Alexis Tsipras, Greek 'Che Guevara' on the cusp of power

John Hadoulis
Syriza party leader Alexis Tsipras greets supporters after casting his vote in a polling station in Athens (AFP Photo/Louisa Gouliamaki)

Athens (AFP) - Alexis Tsipras, the 40-year-old leader of radical left-wing party Syriza which is favourite to win Sunday's Greek election, has come a long way from his days as a Communist youth activist.

But the man who has become a figurehead for the challenge to the eurozone's austerity policies still retains a youthful dislike of ties and a passion for Che Guevara.

Tipped to be his country's youngest prime minister since 1865, the Greek public first learned his name in 1990 when as a 17-year-old he led a school sit-in and told a TV interviewer: "We want the right to judge for ourselves whether to skip class."

An engineer by training, Tsipras was born in an Athens suburb in July 1974, a fateful year for Greece. It marked the collapse of a seven-year army dictatorship that mercilessly persecuted leftists and Communists, and culminated in a bloody crackdown against a student uprising.

Once a brash motorbike-riding Communist activist, the boyish father of two children has subtly modified his image as power and responsibility beckoned.

The nerdy glasses went long ago, the trademark Tintin-style crest of hair has been flattened, and, in another step towards premiership, Tsipras penned articles for German and Italian newspapers describing Greece's treatment at the hand of its EU-IMF creditors as "fiscal waterboarding".

He has made efforts to improve his command of English and sought to boost his international standing through meetings with Pope Francis, European Central Bank chief Mario Draghi and even German Finance Minister Wolfgang Schaeuble -- a man whose preoccupation with fiscal discipline he has often attacked.


- 'Denying reality' -


One thing has not changed -- his shirts are still open-necked. Relaxing with journalists on the day before voting, he joked: "I'll put a tie on when we get a haircut (debt reduction)."

Tsipras faced his first crisis in 2008 when Athens and other cities were rocked by youths protesting the fatal shooting of a teenage boy by a policeman.

Syriza gave political backing to the rioters but the move backfired with voters and in the next election the party received just 4.6 percent of the vote.

"(We) were the only political power to defend the right and causes of this uprising, and we paid for it," Tsipras later wrote.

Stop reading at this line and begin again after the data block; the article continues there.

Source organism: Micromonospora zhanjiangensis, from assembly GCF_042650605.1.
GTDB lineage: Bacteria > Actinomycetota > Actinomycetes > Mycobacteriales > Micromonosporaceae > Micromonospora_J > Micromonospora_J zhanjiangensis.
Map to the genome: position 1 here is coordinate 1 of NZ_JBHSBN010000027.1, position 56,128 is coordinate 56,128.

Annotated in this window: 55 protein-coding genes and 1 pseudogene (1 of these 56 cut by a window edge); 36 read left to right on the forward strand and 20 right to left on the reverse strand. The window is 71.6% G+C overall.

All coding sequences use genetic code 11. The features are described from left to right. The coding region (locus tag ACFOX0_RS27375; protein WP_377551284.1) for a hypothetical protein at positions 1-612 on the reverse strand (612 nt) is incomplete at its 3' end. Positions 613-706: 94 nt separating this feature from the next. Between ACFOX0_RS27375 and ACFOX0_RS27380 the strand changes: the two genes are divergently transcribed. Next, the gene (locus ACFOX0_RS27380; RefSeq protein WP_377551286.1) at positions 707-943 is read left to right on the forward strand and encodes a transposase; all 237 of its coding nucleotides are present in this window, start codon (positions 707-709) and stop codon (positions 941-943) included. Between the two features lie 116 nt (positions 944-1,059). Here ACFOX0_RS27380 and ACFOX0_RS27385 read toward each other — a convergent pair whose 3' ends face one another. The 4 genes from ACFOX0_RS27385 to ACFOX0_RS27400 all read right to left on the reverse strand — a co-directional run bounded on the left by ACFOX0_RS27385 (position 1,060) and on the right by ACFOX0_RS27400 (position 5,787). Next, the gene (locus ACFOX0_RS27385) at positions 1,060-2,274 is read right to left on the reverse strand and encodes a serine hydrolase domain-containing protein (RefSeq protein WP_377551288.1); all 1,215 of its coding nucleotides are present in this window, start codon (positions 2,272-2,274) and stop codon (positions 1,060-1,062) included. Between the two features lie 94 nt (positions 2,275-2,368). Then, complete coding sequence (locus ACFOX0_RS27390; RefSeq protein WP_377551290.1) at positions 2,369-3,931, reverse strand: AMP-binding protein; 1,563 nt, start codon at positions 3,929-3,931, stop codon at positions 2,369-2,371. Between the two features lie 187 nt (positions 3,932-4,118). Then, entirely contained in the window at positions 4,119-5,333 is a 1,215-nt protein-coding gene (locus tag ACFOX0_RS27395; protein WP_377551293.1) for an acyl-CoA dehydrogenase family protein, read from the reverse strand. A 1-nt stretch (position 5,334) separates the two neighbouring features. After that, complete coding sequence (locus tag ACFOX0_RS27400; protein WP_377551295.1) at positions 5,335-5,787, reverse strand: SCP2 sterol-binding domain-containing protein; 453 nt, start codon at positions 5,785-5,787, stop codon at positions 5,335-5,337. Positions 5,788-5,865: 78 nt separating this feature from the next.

But when the economic crisis engulfed Greece in 2010, plunging the country into the worst recession in memory, voters were more inclined to listen to Syriza.

Tsipras and his top staff have stressed that reforms demanded by the EU and the IMF in return for loans designed to stave off bankruptcy have caused a "humanitarian crisis" in Greece.

He has accused the conservative-led coalition government of "denying reality" by "dogmatically" adhering to a failed austerity recipe that has left over a million people unemployed in a country of 11 million. The jobless rate among the under-25s is especially high at around 50 percent.

In three years, Syriza has increased its support five-fold and went into the general election polling at over 30 percent.

The outgoing conservatives of Prime Minister Antonis Samaras have argued that a victory for Syriza would reverse years of painful fiscal efforts just as Greece is about to reap the benefits.

But Tsipras has turned the argument on its head, wondering how the conservatives could possibly promise to safeguard Greek incomes after imposing a barrage of taxes in the last two years.

"The only thing they have not said is that Syriza will round up children and steal wives," he joked at one rally.

Syriza pledge to raise salaries and pensions, halt layoffs and freeze the privatisation of state assets -- key elements of reforms demanded by Greece's EU-IMF creditors.

Even more crucially for its relations with Greece's EU peers, the party wants to renegotiate the 240-billion-euro ($269 billion) EU-IMF bailout, erase over 50 percent of the country's enormous debt and divert bond repayment funds to the country's economic recovery.

Their critics say these are impossible demands, but Syriza maintain that Greece's creditors will agree to renegotiate the bailout when faced with a leftist government elected with a strong popular mandate.